Veins vary in size from roughly 1 cm in diameter for the dural sinuses, to a few millimeters for pial veins, to only several hundred microns for medullary veins [87]. Our susceptibility measurements of major veins (between 70 and 150ppm) are significantly lower than that in superior sagittal sinus (SSS) measured in susceptometry approach. The different susceptibilities in veins with different sizes are due to its partial volume effects [88]. In looking at the relative changes of venous oxygenation between patients and controls, this partial volume effect may downplay the group difference instead of exaggerating the confounding factors. In comparison, a susceptometry approach using the SSS does not suffer partial volume effect but it only offers global oxygenation instead of regional information. Furthermore, since the SSS is located at the interface of brain tissue and skull, the strong artifact on phase images makes the SSS not ideal to evaluate on the current 3D SWI data. Additionally, the brain extraction step during SWIM processing often removes a small portion of the outer cortex along with the skull, as this area is generally noisy in the phase images. Part of the SSS is usually removed along with this, while the deeper veins of the brain are unaffected. For these reasons, we chose to analyze the deeper veins instead of the SSS; while they offer slightly lower SNR, we have greater confidence in the accuracy of the values obtained.

Our current study has several limitations that need to be discussed. First, our relatively small sample size provides low power. With a larger sample size, some of the relationships that are present in the data may turn out to be not significant. We are currently in the process of expanding this data set, and intend to investigate these relationships further. In addition, while the recruitment of the first few patients had a wide range delays between injury and MRI (with one subject having their first scan 10 days after injury, potentially confounding the results), subjects recruited later had their MRI within a much shorter time window, which should reduce some of the variability. The initial patients are still being followed up, as well, which will allow for a more longitudinal analysis of their recovery. Additionally, we will acquire more detailed neuropsychological data in our control group for a more relevant comparison. We also acknowledge that the SAC is considered as a sideline test to supplement a full battery of neuropsychological test. In a typical acute setting, it is not possible to hold the patient for an hour-long full battery neuropsychological test, which is also a confounding factor of the study. Finally, we must consider that the increase in rCBF could be a result of some other difference between the patients with mTBI and the control group like, for example, the stress related to injury present in patients with mTBI but not healthy controls enrolled in the study. Further, because of the difficulties in recruiting orthopedically injured controls from the ED, as well as increased difficulties with follow up as compared to control subjects recruited from the surrounding community, the patients may have received interventions which affect CBF that the controls have not. While none of the possible confounders identified were found to have a significant effect in this dataset, this possibility should be considered in a larger dataset that would provide more power for detecting or disproving the presence of such differences. One notable possible confounder is IV administration of normal saline, commonly given to most patients in the ED. Some studies have shown this to have an effect on CBF [89,90], but these studies have been performed in humans and animals with far different conditions than the patients in this study, including subarachnoid hemorrhage and cardiac arrest. What we are currently lacking are studies of the effects of normal saline on rCBF in normovolemic, non-hypoxic patients with normal intracranial pressure. We do not anticipate that standard, IV-administered saline will have a significant effect on CBF, which is supported by the changes in CMRO2; if the CBF changes were artifacts from volume expansion or increased cardiac output, we would not expect the CMRO2 to change.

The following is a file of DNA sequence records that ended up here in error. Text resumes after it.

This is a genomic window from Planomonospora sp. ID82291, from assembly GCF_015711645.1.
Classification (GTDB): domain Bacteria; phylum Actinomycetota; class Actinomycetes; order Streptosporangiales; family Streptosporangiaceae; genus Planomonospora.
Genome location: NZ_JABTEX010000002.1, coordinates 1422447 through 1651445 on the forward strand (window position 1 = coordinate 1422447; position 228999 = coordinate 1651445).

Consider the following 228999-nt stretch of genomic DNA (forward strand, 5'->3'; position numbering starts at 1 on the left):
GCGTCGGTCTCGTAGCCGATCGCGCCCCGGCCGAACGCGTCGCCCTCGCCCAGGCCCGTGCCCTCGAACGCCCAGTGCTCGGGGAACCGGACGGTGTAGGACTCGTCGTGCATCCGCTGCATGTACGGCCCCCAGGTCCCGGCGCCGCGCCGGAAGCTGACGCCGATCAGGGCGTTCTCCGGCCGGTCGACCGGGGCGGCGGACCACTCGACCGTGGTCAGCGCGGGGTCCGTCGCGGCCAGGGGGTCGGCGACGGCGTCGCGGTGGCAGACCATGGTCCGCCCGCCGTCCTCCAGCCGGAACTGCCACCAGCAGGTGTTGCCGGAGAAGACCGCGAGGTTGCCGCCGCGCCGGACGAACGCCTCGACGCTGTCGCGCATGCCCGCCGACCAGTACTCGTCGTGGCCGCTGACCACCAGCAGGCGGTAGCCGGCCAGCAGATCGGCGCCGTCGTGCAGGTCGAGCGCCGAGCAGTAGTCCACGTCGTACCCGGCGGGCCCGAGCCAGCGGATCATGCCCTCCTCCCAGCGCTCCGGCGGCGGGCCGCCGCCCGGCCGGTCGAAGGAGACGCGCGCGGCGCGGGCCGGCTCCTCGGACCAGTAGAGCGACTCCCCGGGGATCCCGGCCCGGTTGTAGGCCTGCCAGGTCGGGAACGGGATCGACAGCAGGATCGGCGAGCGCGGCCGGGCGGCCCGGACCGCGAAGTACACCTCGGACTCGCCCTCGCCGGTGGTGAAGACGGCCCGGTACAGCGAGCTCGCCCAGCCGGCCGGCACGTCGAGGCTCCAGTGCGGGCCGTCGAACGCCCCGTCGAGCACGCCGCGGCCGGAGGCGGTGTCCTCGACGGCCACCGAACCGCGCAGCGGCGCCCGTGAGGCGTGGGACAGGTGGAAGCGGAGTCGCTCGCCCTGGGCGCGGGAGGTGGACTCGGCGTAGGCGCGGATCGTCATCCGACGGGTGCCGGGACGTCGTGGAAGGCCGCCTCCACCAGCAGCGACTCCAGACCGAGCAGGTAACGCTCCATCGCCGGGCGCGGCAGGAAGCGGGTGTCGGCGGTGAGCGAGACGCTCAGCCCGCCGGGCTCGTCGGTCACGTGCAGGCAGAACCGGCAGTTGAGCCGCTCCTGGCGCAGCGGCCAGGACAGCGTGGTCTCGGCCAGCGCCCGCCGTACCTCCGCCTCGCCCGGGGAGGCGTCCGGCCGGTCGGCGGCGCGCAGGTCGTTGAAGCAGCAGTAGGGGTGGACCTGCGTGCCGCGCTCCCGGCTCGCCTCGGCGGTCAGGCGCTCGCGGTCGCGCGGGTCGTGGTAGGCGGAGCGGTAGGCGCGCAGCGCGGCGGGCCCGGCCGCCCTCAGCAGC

In the future, we plan to take these analyses a step further and to calculate the cerebral metabolic rate of oxygen (CMRO2) for all patients scanned. This will require the addition of several 2D SWI sequences with higher resolution, in order to obtain absolute quantification while avoiding partial volume effects in very small veins. This measurement will allow us to better describe the metabolic status of the tissue.

In summary, imaging of changes in hemodynamics and metabolism following mTBI can clearly provide us with more information about the pathophysiology that underlies the symptoms, progression, and recovery of brain injury. In this study, we demonstrated that patients with mTBI have increased cerebral blood supply as a potential compensatory mechanism to cope with brain injury at the acute stage. Further investigation in larger cohort is needed to establish the relationship between rCBF and tissue oxygenation and its neurocognitive underpinnings.


The authors wish to thank Mr. Zahid Latif, Mr. Yang Xuan, and Mr. Bo Wu for their help in data acquisition; and the research team in the Emergency Department of Detroit Receiving Hospital for recruiting patients.

Author Contributions

Conceived and designed the experiments: ZK RW BO EMH. Performed the experiments: HD NW ZK VM CZ RW BO. Analyzed the data: HD NW JL WW XW EMH ZK. Wrote the paper: HD NW JL WW XW JS ZK.